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Enzyme Research
Volume 2011 (2011), Article ID 720985, 18 pages
Research Article

Relative Expression Levels Rather Than Specific Activity Plays the Major Role in Determining In Vivo AKT Isoform Substrate Specificity

1Growth Control and Differentiation Program, Trescowthick Research Laboratories, Peter MacCallum Cancer Centre, Melbourne, VIC 8006, Australia
2Cancer Genomics Genetics Laboratory, Peter MacCallum Cancer Centre, East Melbourne, VIC 8006, Australia
3Cephalon Australia Pty Ltd., Parkville, VIC 3052, Australia
4Department of Biochemistry and Molecular Biology, University of Melbourne, Melbourne, VIC 3010, Australia
5Department of Biochemistry and Molecular Biology, Monash University, Clayton, VIC 3168, Australia

Received 7 March 2011; Revised 8 June 2011; Accepted 9 June 2011

Academic Editor: Heung Chin Cheng

Copyright © 2011 Rachel S. Lee et al. This is an open access article distributed under the Creative Commons Attribution License, which permits unrestricted use, distribution, and reproduction in any medium, provided the original work is properly cited.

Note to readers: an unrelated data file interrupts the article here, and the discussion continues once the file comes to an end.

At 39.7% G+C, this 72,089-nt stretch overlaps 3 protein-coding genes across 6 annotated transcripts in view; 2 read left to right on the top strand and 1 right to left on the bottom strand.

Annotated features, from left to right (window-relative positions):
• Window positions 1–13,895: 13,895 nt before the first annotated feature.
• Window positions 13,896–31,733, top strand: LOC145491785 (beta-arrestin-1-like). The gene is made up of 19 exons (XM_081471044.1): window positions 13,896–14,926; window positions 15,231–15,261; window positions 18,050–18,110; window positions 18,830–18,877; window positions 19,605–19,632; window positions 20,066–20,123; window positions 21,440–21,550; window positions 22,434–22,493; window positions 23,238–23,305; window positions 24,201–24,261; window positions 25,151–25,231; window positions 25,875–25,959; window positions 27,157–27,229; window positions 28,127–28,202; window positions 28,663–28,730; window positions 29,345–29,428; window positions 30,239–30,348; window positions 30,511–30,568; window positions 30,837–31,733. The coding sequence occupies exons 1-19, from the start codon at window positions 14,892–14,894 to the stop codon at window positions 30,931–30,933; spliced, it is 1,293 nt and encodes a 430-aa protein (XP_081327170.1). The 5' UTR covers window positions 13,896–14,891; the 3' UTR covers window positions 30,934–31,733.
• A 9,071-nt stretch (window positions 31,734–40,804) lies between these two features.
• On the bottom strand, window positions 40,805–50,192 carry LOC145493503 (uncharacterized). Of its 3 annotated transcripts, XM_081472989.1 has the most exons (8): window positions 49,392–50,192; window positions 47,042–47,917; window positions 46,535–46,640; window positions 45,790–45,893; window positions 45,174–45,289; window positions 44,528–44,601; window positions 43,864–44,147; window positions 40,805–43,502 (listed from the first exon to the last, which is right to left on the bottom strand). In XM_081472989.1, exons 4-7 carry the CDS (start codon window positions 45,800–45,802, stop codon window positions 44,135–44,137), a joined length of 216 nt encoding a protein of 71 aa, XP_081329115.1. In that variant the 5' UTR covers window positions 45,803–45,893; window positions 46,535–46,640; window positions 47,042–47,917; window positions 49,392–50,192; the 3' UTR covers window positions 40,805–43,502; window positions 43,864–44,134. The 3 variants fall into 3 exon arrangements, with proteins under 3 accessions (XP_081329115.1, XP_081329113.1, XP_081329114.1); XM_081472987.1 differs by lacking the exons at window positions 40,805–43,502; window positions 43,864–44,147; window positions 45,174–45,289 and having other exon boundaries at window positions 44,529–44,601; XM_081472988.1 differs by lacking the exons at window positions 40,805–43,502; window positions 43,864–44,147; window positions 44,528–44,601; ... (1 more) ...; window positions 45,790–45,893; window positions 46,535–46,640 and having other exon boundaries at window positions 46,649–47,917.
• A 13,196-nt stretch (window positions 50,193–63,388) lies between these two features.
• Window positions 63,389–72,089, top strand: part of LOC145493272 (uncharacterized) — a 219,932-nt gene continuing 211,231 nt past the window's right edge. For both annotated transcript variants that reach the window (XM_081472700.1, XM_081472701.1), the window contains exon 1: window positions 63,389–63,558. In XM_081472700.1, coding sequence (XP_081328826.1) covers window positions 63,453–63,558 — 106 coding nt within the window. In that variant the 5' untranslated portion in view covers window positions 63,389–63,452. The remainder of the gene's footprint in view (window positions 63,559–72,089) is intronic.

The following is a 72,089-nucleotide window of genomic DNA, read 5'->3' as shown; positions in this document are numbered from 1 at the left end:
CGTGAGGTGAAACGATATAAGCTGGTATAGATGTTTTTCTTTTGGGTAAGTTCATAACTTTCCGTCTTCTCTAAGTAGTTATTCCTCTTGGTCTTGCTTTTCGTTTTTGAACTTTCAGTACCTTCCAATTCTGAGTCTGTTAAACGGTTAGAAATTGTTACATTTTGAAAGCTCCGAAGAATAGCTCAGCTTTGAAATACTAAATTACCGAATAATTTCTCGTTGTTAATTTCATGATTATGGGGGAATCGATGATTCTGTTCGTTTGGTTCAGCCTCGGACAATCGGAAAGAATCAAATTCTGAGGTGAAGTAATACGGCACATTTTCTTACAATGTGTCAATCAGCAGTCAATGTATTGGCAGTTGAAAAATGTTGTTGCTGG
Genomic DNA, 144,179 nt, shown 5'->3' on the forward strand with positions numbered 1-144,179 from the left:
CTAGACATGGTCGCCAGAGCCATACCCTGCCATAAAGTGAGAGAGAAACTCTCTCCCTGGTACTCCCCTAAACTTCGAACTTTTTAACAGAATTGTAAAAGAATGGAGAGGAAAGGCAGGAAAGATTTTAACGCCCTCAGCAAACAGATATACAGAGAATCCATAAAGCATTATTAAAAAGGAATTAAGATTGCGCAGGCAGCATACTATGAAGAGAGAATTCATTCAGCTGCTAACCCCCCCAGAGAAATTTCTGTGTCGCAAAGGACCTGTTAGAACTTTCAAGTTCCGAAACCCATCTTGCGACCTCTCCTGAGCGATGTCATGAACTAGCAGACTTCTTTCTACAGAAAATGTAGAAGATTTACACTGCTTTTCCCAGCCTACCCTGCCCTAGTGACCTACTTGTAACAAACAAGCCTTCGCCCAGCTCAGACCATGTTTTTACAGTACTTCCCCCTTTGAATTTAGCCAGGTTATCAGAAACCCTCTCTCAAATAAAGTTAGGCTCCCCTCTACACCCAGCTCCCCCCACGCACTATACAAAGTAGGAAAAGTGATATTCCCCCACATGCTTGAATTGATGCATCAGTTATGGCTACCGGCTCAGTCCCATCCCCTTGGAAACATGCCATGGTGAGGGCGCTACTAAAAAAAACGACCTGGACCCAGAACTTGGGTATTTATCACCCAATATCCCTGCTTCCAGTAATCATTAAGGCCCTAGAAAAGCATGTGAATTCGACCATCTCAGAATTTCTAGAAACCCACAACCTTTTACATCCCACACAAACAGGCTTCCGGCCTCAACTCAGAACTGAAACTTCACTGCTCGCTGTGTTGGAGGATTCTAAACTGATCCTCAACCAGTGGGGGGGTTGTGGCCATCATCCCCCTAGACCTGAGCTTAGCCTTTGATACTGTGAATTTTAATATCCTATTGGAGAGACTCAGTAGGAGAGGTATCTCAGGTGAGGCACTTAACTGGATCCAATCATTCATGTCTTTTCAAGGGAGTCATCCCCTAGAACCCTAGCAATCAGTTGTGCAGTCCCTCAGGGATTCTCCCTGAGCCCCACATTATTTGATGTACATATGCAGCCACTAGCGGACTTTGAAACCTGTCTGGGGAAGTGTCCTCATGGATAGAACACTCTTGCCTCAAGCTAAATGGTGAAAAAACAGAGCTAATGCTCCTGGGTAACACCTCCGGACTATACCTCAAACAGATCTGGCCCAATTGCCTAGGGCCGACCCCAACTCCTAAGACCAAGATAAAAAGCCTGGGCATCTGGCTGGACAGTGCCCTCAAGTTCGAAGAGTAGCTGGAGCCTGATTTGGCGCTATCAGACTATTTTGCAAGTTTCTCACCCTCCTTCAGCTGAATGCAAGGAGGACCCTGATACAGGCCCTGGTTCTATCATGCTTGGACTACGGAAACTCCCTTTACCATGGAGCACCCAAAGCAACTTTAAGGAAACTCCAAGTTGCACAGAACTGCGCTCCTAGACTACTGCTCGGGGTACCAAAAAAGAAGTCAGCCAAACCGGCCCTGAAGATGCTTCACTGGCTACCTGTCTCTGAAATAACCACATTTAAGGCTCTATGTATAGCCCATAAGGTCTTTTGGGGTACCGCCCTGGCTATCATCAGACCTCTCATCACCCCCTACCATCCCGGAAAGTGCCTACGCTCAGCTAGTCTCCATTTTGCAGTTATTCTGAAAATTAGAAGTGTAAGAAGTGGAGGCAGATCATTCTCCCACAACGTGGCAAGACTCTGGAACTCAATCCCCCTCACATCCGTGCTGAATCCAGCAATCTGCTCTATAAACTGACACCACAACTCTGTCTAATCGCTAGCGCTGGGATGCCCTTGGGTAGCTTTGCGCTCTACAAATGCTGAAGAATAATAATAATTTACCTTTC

The AKT protooncogene mediates many cellular processes involved in normal development and disease states such as cancer. The three structurally similar isoforms: AKT1, AKT2, and AKT3 exhibit both functional redundancy and isoform-specific functions; however the basis for their differential signalling remains unclear. Here we show that in vitro, purified AKT3 is ∼47-fold more active than AKT1 at phosphorylating peptide and protein substrates. Despite these marked variations in specific activity between the individual isoforms, a comprehensive analysis of phosphorylation of validated AKT substrates indicated only subtle differences in signalling via individual isoforms in vivo. Therefore, we hypothesise, at least in this model system, that relative tissue/cellular abundance, rather than specific activity, plays the dominant role in determining AKT substrate specificity in situ.